Google Drive also is missing some features of SugarSync I like. The latter doesn’t require you to place files in a special folder; it syncs the folders you already use on your PC and Mac. Also, unlike SugarSync, Google Drive doesn’t let you email files directly into your cloud locker.
Google Drive allows you to share files and folders, and collaborate with others. You can also email files as attachments. People with whom you share files can be allowed different rights: To view, comment, or edit them. You can also keep the files private.
Because Google has run into hot water over keeping users’ information private, some people may be reluctant to trust their files to Google Drive. But the company insists that, while it does process and store your files, no human can see them and, at least today, the files aren’t used to target advertising at users. The company notes no file can be placed in Google Drive unless the user wants it there.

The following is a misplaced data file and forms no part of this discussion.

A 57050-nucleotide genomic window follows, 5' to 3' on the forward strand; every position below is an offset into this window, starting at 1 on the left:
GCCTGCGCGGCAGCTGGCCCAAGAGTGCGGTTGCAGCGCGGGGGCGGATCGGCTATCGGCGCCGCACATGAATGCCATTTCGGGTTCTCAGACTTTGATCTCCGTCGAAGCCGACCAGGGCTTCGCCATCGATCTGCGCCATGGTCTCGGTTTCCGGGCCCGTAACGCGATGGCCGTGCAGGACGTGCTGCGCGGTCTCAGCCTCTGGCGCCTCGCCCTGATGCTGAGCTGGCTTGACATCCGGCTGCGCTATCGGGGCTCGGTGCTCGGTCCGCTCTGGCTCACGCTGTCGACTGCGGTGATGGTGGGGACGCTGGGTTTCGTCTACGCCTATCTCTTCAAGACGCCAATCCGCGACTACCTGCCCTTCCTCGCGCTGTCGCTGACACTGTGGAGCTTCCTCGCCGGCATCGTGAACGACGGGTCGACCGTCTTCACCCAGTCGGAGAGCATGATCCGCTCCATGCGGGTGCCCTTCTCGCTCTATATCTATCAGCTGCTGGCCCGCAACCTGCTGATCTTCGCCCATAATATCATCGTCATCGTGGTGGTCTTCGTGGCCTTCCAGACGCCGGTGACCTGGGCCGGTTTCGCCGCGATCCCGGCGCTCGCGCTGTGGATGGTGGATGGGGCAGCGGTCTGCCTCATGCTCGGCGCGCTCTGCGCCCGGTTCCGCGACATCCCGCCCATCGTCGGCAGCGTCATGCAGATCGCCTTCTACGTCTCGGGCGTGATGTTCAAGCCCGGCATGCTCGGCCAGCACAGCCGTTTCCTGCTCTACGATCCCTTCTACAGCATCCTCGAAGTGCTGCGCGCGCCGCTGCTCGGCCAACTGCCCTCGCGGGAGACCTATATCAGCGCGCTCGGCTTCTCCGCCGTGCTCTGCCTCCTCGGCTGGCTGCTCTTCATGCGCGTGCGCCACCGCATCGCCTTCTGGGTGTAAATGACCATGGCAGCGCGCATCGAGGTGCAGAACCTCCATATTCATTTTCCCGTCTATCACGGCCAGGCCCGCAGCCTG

The service does a very good job of searching files, even finding words inside PDF or scanned documents. The company claims it can find images when you type in words describing them, like “bridge” or “mountain”—even if those words don’t appear in the image’s file name. But I found this mostly worked with photos of famous places or people Google has collected via its Google Goggles product. Google Drive failed to find images with generic file names on almost all of my own pictures, even when they included things like mountains or other common objects.
Google Drive did a good job in my tests with videos. It converts nearly every common video format into a format it can play, right inside its website. This process can take some time. While Google Drive can store music, it can’t play it directly via its website.
Google’s new service also works with third-party document creation and editing apps that are built to work with it. I used one, called Balsamiq Mockups, to create a quick wire-frame diagram.
I can recommend Google Drive to consumers looking for cloud-based storage, with the added bonus of integrated editing, at lower prices. But the new Microsoft SkyDrive also seems worth a try.
Email Walt at email@example.com.